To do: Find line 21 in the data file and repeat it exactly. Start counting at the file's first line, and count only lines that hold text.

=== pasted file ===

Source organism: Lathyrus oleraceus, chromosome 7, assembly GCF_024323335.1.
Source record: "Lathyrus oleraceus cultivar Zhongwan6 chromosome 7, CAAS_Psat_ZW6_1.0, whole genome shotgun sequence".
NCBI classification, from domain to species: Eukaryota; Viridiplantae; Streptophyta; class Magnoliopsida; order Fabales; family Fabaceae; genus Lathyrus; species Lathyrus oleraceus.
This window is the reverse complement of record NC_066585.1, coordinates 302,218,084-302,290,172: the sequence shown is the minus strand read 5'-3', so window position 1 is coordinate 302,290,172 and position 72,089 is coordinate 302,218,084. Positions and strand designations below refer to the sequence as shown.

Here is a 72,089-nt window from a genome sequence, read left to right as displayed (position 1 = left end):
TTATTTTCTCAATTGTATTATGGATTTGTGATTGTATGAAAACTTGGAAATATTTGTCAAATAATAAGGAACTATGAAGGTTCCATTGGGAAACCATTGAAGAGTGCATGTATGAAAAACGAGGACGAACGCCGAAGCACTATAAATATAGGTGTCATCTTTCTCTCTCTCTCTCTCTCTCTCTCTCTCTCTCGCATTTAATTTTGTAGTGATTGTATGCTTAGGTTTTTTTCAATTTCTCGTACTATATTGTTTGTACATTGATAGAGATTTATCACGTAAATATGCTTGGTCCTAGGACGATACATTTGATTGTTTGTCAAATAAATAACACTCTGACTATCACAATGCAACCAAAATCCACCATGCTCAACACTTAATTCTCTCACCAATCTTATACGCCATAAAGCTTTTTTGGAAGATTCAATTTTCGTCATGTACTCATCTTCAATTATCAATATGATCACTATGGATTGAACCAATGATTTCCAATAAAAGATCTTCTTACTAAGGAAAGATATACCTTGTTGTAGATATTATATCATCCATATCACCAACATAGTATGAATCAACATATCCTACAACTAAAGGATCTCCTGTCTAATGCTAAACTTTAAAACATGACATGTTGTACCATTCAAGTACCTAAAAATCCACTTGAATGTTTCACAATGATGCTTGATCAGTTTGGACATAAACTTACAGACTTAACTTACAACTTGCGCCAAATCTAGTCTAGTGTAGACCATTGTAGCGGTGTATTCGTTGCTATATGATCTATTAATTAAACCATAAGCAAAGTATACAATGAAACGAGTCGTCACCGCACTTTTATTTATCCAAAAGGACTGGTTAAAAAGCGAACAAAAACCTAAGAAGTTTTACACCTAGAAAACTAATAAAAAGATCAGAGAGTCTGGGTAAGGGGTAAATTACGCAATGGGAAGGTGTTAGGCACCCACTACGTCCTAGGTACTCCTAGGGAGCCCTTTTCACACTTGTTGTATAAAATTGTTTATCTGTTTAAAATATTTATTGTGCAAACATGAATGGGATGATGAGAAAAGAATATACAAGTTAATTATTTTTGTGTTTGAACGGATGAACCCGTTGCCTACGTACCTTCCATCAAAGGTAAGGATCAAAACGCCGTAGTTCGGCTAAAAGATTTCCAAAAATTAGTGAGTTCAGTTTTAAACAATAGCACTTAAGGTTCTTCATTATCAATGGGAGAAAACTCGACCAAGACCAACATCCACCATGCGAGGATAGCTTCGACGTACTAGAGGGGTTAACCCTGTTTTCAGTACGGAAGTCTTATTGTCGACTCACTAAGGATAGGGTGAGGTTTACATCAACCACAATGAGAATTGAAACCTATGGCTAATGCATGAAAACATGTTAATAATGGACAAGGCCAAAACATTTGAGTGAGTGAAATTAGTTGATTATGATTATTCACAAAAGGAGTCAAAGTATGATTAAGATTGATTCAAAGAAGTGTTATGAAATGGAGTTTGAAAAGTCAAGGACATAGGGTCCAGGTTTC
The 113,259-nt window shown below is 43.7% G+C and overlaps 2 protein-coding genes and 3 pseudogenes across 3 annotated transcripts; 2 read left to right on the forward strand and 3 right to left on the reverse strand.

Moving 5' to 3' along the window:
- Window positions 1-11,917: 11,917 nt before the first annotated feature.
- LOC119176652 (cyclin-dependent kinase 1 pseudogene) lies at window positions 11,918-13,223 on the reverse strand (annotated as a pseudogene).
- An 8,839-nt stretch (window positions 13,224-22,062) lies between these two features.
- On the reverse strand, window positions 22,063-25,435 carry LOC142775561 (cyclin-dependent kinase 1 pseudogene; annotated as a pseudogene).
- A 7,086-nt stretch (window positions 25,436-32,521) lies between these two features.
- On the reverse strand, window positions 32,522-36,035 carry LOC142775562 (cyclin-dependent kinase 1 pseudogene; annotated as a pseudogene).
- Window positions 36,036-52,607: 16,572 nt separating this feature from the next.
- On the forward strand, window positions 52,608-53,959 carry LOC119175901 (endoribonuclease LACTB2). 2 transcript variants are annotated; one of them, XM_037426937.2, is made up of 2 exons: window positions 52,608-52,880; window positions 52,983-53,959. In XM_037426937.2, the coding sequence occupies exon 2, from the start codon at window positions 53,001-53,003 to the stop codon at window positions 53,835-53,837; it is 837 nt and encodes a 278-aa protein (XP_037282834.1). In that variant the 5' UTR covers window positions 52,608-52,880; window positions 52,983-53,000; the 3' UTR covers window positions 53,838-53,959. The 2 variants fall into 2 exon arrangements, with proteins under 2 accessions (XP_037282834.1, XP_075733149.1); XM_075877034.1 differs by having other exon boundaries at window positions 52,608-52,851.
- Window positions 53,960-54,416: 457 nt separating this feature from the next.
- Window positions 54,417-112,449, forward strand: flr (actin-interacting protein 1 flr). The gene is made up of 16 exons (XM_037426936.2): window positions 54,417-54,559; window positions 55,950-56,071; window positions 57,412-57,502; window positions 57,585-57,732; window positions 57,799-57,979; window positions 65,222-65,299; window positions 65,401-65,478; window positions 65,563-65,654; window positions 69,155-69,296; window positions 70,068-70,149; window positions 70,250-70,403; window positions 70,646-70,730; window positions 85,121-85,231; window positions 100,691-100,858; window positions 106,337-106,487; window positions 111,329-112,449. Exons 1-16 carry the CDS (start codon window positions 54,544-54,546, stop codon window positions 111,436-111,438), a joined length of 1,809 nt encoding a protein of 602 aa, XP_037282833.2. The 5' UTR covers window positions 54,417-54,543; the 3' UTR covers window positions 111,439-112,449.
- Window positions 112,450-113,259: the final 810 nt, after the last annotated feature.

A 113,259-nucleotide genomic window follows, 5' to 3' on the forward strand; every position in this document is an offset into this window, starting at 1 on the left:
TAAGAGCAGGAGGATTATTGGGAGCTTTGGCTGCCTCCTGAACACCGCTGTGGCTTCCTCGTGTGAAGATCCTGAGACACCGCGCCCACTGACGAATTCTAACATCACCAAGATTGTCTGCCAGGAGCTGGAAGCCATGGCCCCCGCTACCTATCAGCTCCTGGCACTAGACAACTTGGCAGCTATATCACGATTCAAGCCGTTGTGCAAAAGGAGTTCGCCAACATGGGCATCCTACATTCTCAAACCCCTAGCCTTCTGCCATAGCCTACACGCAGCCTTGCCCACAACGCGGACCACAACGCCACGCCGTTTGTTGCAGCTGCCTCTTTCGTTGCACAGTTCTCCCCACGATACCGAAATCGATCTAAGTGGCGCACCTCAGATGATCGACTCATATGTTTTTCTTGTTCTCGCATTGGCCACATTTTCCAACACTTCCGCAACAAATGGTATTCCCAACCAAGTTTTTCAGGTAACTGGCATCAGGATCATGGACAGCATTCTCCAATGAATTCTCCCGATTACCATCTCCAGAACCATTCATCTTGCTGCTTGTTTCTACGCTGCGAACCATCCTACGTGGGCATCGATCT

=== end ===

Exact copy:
TAAGAGCAGGAGGATTATTGGGAGCTTTGGCTGCCTCCTGAACACCGCTGTGGCTTCCTCGTGTGAAGATCCTGAGACACCGCGCCCACTGACGAATTCTAACATCACCAAGATTGTCTGCCAGGAGCTGGAAGCCATGGCCCCCGCTACCTATCAGCTCCTGGCACTAGACAACTTGGCAGCTATATCACGATTCAAGCCGTTGTGCAAAAGGAGTTCGCCAACATGGGCATCCTACATTCTCAAACCCCTAGCCTTCTGCCATAGCCTACACGCAGCCTTGCCCACAACGCGGACCACAACGCCACGCCGTTTGTTGCAGCTGCCTCTTTCGTTGCACAGTTCTCCCCACGATACCGAAATCGATCTAAGTGGCGCACCTCAGATGATCGACTCATATGTTTTTCTTGTTCTCGCATTGGCCACATTTTCCAACACTTCCGCAACAAATGGTATTCCCAACCAAGTTTTTCAGGTAACTGGCATCAGGATCATGGACAGCATTCTCCAATGAATTCTCCCGATTACCATCTCCAGAACCATTCATCTTGCTGCTTGTTTCTACGCTGCGAACCATCCTACGTGGGCATCGATCT